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Ammo now sold in vending machines at grocery stores

Linked ammunition for a GAU-2 7.62 mm minigun. (U.S. Air Force photo by Alejandro Peña)
July 10, 2024

American Rounds ammunition vending machines have recently been installed in multiple U.S. grocery stores, allowing firearm owners to buy ammunition in a way that redefines “convenience in ammunition purchasing.”

According to the company’s website, the ammunition vending machines allow customers over the age of 21 to purchase ammunition by using machines that it claims are “as easy to use as an ATM.”

The website states, “Our automated ammo dispensers are accessible 24/7, ensuring that you can buy ammunition on your own schedule, free from the constraints of store hours and long lines.”

According to American Rounds, the ammunition vending machines utilize artificial intelligence technology, facial recognition software, and card scanning capabilities. The company claims that the software is capable of verifying a buyer’s identity and determining whether any false identifications are attempted.

Grants Magers, CEO of American Rounds, told Newsweek that eight ammunition vending machines have either already been installed or are currently being installed in four states.

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According to Newsweek, the first machine was installed at a Fresh Value grocery store located in Pell City, Alabama. Four other machines were subsequently installed in Oklahoma’s Super C Mart stores, as well as a Lowe’s Markets location in Canyon Lake, Texas.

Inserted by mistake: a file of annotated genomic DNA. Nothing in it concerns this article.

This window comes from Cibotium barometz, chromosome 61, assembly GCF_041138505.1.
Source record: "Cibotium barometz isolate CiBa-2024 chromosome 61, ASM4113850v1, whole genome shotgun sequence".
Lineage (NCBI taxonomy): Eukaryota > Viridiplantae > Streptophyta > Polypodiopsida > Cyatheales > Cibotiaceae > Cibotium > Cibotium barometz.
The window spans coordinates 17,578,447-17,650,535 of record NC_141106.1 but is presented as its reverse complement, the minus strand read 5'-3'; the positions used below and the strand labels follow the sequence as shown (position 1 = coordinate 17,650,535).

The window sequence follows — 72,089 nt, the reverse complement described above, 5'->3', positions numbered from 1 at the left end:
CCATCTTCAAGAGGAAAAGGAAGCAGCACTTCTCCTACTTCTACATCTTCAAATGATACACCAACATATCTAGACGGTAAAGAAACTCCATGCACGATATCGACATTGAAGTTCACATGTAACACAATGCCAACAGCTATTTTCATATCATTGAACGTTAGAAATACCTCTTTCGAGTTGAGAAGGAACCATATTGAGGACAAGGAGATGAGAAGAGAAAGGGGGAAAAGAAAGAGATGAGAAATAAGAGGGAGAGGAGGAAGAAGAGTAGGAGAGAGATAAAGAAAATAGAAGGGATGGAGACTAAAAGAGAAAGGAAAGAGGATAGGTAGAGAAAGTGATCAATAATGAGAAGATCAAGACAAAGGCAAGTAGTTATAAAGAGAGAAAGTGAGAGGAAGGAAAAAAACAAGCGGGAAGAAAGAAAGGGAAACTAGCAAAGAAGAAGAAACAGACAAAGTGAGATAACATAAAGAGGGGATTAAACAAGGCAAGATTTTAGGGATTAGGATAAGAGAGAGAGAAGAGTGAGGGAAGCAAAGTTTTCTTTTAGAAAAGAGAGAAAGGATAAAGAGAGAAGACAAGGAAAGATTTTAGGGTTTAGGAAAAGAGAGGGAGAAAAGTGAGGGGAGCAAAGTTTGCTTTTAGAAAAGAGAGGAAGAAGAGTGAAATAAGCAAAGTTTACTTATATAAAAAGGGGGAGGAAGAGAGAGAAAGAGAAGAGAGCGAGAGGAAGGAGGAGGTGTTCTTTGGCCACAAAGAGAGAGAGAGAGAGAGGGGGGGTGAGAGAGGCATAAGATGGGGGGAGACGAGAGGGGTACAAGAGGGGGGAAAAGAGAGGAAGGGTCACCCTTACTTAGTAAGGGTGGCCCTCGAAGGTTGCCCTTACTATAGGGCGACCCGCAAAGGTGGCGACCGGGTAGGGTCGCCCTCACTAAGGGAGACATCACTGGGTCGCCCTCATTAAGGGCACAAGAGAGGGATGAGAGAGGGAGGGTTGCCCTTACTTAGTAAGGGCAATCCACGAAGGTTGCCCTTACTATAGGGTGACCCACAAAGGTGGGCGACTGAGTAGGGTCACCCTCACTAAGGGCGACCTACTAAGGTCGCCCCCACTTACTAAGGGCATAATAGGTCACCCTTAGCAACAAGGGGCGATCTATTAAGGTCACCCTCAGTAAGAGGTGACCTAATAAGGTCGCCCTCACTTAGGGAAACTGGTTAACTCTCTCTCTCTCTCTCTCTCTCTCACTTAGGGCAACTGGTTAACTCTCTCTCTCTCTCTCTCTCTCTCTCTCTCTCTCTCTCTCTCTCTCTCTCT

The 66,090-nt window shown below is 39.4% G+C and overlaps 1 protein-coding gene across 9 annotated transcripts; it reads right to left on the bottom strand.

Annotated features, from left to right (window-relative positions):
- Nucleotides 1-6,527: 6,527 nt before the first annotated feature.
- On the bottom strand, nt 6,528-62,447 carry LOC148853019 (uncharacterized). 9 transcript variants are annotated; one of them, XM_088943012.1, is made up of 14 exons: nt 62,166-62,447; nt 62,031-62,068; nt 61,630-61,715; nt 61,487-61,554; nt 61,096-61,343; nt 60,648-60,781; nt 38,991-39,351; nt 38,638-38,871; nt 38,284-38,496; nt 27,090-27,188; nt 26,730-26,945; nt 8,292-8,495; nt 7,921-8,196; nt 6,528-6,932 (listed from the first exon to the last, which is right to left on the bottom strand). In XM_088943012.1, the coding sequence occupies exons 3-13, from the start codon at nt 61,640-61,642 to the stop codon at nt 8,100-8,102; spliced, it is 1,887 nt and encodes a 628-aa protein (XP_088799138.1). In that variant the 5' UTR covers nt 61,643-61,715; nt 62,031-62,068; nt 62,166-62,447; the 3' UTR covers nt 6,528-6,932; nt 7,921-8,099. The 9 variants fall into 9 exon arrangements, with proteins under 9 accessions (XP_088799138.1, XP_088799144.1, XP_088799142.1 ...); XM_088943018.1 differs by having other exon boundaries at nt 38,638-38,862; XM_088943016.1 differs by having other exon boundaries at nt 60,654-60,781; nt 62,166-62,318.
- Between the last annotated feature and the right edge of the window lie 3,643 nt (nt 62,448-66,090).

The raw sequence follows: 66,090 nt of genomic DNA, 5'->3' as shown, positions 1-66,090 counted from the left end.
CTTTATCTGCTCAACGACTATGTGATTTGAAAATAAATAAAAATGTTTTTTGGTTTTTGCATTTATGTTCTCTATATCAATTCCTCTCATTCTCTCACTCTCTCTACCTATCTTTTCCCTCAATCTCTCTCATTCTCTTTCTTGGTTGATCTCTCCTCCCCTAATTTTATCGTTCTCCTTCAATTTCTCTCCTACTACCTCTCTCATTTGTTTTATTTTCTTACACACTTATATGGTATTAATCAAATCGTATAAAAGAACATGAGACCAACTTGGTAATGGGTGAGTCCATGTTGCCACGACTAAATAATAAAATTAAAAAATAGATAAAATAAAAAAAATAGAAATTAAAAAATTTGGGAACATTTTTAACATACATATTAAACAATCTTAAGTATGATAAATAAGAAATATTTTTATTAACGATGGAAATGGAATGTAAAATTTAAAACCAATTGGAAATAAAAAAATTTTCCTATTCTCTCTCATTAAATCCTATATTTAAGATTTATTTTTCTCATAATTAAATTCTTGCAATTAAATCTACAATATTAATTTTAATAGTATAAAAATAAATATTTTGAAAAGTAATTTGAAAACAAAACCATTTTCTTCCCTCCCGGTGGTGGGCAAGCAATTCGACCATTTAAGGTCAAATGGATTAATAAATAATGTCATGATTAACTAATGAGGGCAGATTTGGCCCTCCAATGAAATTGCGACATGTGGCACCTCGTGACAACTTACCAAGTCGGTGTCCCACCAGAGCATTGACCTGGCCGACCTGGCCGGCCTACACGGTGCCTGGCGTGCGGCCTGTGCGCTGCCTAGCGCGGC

Magers told Newsweek that another Canyon Lake location will be added soon and that another ammunition vending machine is scheduled for installation at LaGrees Food Stores in Buena Vista, Colorado.

Emphasizing the popularity of the machines, Magers told Newsweek, “We have over 200 store requests for AARM [Automated Ammo Retail Machine] units covering approximately nine states currently and that number is growing daily.”

Magers also emphasized the company’s commitment to supporting “law-abiding, responsible gun ownership.”

“Currently ammunition is sold off the shelf or online. These environments lead to inadvertent sales to underaged purchasers and or, in the case of retail stores, a high theft rate,” the CEO said. “What we loved about this concept is the AARM units use state-of-the-art ID scanners combined with facial recognition before a transaction can be made.”

While Newsweek reported that gun control advocates have already expressed opposition and concerns regarding the new ability of American firearm owners to purchase ammunition from vending machines, the company claims that “all transactions comply with federal and local regulations, maintaining the highest standards of responsible sales.”

The Bureau of Alcohol, Tobacco, Firearms and Explosives (ATF) provided a statement to Newsweek, saying, “A federal license is not required to sell ammunition. However, commercial sales of ammunition must comply with state laws as well as any applicable federal laws.”